Welcome to the AI-Assisted Programming and Copyleft mailing list!

Bradley M. Kuhn bkuhn at sfconservancy.org
Fri Mar 11 01:42:16 UTC 2022

I welcome everyone to this mailing list.  As we discussed in our
announcement (which can be found here
we have formed a committee of experts (most of whom have a long history in
copyleft policy and study — and all of whom have excellent background of
experience to inform us on this topic).  This Committee will initially meet
monthly, and we'll be posting minutes of those meetings to this list.  Some
members of the Committee, including me, will engage regularly with this
public discussion and bring feedback from the public discussion to the Committee.

AI-assisted software development is an entirely new endeavor in the history
of software development.  We don't plan to jump to any conclusions, and we
encourage others not to do so as well.  We are seeking to focus this
discussion not in a *retrospective*, but in a *prospective* approach to the
problem.  By that, I mean that we won't focus on how copyleft licenses, or
even existing copyright law (*as they stand today*) impact or interrelate to
the issue.  The copyleft incumbent analysis (which has been developed over
decades to deal only with human-authored software) can and should *inform*
our analysis of this novel issue, but I don't believe it should dominate it.

Our work here seeks to:

  * understand what the implications are for the
    software freedom of users and developers should the AI-assisted methods of
    software development become dominant, and

  * to formulate and promulgate policy recommendations for copyleft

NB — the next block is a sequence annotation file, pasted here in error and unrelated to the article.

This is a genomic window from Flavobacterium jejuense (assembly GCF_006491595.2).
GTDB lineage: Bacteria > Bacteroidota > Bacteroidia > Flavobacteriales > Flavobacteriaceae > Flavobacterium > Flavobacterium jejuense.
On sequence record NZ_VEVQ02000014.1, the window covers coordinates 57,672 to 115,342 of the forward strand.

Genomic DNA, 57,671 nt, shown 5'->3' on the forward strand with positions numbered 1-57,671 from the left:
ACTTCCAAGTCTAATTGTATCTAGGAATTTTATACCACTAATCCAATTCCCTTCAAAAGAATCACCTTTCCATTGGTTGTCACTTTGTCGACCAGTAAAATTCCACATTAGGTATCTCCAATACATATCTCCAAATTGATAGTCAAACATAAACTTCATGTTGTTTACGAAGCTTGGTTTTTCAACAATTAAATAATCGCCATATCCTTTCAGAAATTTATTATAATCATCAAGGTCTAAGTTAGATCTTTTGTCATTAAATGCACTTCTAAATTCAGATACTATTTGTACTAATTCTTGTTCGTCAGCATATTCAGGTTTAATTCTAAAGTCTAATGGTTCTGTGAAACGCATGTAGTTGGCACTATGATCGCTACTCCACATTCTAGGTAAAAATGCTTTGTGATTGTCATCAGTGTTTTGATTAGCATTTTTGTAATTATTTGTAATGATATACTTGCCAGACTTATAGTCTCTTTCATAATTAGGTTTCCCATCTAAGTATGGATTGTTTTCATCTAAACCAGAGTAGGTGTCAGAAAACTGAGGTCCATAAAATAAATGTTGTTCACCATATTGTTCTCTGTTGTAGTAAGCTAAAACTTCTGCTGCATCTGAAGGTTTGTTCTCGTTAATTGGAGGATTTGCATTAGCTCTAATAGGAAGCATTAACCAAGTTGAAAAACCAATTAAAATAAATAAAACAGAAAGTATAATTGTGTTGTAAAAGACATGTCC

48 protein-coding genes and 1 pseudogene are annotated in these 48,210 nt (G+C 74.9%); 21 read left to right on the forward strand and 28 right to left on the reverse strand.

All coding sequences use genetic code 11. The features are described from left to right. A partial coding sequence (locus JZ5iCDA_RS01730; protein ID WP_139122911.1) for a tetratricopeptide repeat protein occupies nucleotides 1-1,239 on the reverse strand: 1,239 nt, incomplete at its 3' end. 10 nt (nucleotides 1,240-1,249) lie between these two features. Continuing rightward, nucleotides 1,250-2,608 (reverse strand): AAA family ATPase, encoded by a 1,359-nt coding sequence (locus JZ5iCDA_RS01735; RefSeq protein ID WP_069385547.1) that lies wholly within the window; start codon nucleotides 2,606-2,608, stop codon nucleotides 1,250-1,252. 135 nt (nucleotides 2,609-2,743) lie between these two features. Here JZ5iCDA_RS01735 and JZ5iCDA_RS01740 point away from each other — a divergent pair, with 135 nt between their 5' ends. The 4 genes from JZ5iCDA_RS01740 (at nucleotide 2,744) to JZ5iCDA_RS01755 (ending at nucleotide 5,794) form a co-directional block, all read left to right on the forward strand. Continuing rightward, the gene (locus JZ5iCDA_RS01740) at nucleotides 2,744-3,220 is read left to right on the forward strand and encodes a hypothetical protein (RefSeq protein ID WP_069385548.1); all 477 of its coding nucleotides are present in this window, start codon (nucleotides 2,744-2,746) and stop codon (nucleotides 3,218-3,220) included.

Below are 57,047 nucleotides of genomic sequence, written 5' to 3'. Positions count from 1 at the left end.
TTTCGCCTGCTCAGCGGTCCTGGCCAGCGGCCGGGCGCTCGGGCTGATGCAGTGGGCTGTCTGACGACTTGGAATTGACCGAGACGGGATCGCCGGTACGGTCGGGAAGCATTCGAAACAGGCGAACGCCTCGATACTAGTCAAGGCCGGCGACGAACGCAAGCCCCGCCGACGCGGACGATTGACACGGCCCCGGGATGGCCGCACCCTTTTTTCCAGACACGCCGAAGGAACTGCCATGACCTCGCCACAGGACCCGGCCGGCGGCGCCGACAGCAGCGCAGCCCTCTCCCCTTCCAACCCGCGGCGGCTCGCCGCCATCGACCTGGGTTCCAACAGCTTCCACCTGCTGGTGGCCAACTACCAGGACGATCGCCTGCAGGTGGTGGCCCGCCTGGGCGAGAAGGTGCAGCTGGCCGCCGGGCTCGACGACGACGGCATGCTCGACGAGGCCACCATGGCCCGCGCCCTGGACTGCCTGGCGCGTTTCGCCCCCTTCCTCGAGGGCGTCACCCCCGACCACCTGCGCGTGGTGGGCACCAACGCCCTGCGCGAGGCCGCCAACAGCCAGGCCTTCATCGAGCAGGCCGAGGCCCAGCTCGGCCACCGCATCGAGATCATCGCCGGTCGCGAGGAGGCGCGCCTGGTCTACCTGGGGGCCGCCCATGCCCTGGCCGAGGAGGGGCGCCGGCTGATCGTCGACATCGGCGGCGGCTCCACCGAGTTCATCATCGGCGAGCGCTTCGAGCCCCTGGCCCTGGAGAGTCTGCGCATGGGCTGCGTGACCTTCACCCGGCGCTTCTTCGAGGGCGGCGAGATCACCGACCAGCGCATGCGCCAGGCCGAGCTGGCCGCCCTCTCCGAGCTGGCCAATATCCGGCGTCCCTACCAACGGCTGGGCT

licensing that can mitigate the threat (if any) that these AI-assisted
    software development techniques have on software freedom and rights.

I meanwhile see some early discussion on this list already has tended toward
the retrospective approach.  While I think it will be impossible to prevent
threads of that nature and, provided discussion is civil, I won't (as list
moderator) seek to curtail those threads.  However, you may find me
commenting from time to time that we keep the "eyes on the prize" of a
prospective analysis and recommendations.

It's rare that some technology comes along that's revolutionary rather than
evolutionary.  While we cannot be certain AI-assisted software development
*is* a revolutionary technology, it seems plausible that it might be.
Regardless, we must operate under the hypothesis that it is revolution,
since the stakes for the future of software freedom are very high.  We must
be creative and dilligent as we seek solutions.

I look forward to many interesting discussions.
Bradley M. Kuhn - he/him
Policy Fellow & Hacker-in-Residence at Software Freedom Conservancy
Become a Conservancy Sustainer today: https://sfconservancy.org/sustainer

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